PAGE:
The Zoomer Report: Mediterranean Diet Still the One

Picture taking a whole-grain piece of bread, and dipping it in olive oil with a bit of feta cheese and some tomato. Sounds delicious. Well, that’s what southern Italians and Greeks are eating, and yet another study is showing that this diet is good for the heart.

The study, from McMaster University, examined almost 60 years’ worth of existing research on diet and heart disease.

The list of foods that protect the heart has few surprises — whole grains and vegetables are good, processed meats are bad — and researchers found little evidence to support the claims of some highly touted diets and supplements.

Take Omega-3 fatty acids, for instance. Those coming from fish seem to be heart-protective, while those from plant sources like walnuts and flaxseed have little supportive research.

And while there is moderate evidence that eating vitamins E and C in fruits or vegetables has some protective properties for the heart, there is almost none to suggest they are beneficial in pill form.

Researchers conclude the supplements have not panned out, they don’t lower heart disease risk and in some cases have been associated with a higher cancer risk.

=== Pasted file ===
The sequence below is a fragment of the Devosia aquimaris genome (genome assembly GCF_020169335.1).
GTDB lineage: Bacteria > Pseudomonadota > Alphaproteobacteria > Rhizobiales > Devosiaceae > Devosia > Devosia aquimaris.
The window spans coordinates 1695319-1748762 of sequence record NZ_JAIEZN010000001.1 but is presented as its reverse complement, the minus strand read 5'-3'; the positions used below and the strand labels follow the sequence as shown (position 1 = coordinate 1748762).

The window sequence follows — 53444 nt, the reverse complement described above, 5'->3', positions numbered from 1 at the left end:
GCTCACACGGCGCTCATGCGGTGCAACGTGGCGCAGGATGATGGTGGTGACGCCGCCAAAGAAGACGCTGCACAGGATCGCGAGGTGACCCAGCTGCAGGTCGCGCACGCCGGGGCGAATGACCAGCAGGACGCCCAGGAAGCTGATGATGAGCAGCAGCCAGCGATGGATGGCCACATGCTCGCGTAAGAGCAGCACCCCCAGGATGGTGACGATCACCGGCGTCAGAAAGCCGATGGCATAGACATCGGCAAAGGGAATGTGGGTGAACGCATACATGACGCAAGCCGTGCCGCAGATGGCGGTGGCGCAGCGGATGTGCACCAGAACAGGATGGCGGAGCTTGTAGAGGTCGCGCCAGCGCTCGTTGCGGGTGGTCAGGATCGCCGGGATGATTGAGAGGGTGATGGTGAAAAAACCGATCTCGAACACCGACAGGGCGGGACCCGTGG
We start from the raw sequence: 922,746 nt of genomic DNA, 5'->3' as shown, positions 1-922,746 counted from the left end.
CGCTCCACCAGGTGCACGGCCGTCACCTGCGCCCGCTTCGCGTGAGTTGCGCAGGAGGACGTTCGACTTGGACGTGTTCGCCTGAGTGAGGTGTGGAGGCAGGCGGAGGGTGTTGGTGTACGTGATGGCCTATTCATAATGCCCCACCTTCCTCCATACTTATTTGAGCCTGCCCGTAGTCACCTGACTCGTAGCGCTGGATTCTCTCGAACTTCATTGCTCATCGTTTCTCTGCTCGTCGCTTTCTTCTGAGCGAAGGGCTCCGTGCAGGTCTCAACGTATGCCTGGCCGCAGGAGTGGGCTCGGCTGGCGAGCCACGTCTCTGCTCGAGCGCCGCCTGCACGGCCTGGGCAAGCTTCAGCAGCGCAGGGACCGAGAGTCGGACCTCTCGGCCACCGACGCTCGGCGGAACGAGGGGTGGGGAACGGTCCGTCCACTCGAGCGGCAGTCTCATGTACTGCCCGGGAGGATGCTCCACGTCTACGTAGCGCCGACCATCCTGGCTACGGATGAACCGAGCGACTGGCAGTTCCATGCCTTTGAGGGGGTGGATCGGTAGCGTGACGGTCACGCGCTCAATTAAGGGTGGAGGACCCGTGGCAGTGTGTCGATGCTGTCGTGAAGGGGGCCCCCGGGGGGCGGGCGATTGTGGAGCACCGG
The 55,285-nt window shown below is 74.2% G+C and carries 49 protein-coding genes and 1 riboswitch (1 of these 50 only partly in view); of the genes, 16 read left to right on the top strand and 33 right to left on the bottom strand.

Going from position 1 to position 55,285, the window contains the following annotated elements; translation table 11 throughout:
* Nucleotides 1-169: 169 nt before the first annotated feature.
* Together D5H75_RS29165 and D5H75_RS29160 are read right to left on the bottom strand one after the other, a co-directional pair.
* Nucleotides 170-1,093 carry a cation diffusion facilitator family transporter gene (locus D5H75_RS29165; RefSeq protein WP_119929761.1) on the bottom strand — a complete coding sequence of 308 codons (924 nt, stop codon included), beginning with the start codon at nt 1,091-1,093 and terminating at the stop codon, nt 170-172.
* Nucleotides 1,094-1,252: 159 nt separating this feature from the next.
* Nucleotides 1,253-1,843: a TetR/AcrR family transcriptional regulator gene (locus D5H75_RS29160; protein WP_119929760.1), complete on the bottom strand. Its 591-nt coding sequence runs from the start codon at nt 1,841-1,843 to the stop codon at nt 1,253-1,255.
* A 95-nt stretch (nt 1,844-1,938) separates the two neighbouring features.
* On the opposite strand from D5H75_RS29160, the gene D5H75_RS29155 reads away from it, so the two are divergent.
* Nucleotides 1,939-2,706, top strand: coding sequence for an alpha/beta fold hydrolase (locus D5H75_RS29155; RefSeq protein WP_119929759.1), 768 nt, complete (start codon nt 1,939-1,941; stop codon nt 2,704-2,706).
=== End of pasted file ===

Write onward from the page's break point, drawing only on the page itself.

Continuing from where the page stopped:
Photo © Robert Anthony


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About The Zoomer Report

Libby ZnaimerLibby Znaimer, a prominent Canadian journalist specializing in business, politics, and lifestyle issues, is producer and host of The Zoomer Report, a special feature on topics of interest to baby boomers and the 50+. It covers everything from health and wealth to leisure and volunteerism, from the special vantage point of the generation that has changed society in its wake.

Ms. Znaimer is also Vice-President of News and Information for Classical 96.3FM and AM740. Her first book, “In Cancerland – Living Well Is The Best Revenge” – was published in October 2007 by Key Porter.

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